A little bird, who fled the nest some time ago, has chirped in my ear that when  Jonathan Marshall went to Hawaii to interview Mark Hotchin, the poor boy’s tape-recorder was kaput. That’s what the little bird chirped. I, of course, could not possibly comment. So many little birds have been chirping in my ear this week, it’s been  positively deafening.

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The Hotchin Affidavits – Four witnesses swear that Amanda Hotchin did not speak the damaging words attributed to her by the Sunday Star Times

On January 8 of this year I received an email from Amanda Hotchin. The email was in response to a post I had published on 16 May 2010, entitled Reflections on Not Caring in Hawaii. The post was highly critical of the Hotchins and in particular of a statement attributed to Mrs Hotchin in an article in the Sunday Star Times under the by-line of Jonathan Marshall. In the article Marshall reported having approached Mrs Hotchin at the property she and her husband were renting in Hawaii and having asked to speak to her husband, Mark.

According to Marshall, a conversation ensued in which Mrs Hotchin said, “We don’t have to justify where we get our money from or what it is spent on to anyone. I don’t care what anyone says.” These words appeared in quotation marks and not as reported speech in Marshall’s report, indicating that they were the actual words spoken by Mrs Hotchin.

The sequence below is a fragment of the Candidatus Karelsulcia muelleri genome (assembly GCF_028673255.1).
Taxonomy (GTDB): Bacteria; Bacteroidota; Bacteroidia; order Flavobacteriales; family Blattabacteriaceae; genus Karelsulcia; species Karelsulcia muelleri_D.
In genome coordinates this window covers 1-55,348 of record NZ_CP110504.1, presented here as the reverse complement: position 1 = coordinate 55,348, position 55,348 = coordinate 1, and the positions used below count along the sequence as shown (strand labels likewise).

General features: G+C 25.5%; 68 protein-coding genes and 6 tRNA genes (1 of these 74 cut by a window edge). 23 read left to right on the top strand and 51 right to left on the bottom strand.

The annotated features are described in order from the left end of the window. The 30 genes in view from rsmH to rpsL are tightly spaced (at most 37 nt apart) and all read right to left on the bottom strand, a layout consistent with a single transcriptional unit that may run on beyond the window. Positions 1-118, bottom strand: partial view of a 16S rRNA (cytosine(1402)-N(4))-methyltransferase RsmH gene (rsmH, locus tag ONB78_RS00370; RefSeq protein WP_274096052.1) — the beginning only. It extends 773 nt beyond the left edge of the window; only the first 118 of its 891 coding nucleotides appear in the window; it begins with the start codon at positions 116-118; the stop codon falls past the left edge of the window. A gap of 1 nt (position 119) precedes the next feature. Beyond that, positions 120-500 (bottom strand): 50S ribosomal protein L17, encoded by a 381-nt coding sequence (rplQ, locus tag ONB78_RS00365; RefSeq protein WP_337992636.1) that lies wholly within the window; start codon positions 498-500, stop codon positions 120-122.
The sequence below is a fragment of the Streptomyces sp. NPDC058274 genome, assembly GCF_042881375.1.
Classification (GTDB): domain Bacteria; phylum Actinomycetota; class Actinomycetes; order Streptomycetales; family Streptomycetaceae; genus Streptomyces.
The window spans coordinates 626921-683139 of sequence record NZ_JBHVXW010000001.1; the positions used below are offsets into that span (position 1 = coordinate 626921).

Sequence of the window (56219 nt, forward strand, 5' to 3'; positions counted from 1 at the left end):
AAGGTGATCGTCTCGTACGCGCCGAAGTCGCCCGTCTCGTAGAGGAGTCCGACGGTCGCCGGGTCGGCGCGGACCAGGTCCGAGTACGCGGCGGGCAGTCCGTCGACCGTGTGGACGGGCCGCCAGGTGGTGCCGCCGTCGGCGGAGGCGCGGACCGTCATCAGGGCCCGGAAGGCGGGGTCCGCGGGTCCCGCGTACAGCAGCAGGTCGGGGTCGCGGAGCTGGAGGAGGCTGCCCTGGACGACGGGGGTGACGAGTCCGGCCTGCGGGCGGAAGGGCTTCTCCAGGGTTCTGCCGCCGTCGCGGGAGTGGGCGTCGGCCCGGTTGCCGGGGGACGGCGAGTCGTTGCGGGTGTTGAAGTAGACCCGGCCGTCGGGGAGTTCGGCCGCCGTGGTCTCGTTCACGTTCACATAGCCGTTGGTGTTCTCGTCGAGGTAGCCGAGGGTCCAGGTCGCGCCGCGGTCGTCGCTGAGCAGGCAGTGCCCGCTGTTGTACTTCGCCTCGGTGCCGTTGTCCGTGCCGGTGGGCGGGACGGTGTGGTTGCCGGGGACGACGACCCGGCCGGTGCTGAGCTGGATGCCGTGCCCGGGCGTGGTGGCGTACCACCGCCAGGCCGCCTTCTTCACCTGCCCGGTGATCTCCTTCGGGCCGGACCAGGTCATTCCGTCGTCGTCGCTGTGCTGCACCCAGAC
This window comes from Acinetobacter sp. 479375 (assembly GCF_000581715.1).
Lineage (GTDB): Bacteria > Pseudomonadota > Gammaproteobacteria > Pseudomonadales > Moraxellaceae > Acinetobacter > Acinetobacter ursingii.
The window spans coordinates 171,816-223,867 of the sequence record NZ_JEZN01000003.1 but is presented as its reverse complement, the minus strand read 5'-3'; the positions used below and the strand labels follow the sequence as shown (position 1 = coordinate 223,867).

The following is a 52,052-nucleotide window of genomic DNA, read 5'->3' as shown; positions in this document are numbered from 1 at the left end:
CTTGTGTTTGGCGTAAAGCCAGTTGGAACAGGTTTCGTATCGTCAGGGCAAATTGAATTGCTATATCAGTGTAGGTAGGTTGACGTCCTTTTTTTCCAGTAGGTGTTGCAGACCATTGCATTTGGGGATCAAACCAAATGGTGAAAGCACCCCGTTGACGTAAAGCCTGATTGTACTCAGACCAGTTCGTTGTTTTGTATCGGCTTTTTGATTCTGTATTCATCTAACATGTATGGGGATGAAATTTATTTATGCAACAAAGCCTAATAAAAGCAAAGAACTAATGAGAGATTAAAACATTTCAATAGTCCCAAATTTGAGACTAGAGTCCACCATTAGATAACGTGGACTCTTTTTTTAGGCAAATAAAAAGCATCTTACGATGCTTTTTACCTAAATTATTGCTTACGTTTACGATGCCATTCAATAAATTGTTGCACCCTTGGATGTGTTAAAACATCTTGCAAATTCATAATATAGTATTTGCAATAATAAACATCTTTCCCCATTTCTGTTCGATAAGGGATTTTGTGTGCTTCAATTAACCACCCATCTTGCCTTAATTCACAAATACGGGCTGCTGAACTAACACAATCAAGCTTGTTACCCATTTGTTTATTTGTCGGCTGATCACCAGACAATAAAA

It was primarily on the basis of this quotation that I and others accused the Hotchins of being indifferent to the plight of thousands of Hanover investors, many of them elderly, who had lost their life savings when the company went under.

In her email to me, Mrs Hotchin claimed that she cared greatly about what happened to the investors and denied that she had ever spoken these words, or anything like them, to Jonathan Marshall. She continued:

The “quote” is pure fabrication. I have four sworn affidavits from people who were present or nearby when I told the reporter to leave the property. Two of those affidavits are from two Americans working on site at the request of the rental management company (who I do not know personally) who overheard our exchange and confirm I said nothing like what I was “quoted” as saying.   Read the rest of this entry »